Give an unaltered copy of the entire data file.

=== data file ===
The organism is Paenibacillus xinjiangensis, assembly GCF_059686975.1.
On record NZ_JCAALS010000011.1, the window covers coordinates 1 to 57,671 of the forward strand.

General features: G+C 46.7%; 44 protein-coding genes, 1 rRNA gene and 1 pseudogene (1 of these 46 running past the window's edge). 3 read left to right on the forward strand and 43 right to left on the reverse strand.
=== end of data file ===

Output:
The organism is Paenibacillus xinjiangensis, assembly GCF_059686975.1.
On record NZ_JCAALS010000011.1, the window covers coordinates 1 to 57,671 of the forward strand.

General features: G+C 46.7%; 44 protein-coding genes, 1 rRNA gene and 1 pseudogene (1 of these 46 running past the window's edge). 3 read left to right on the forward strand and 43 right to left on the reverse strand.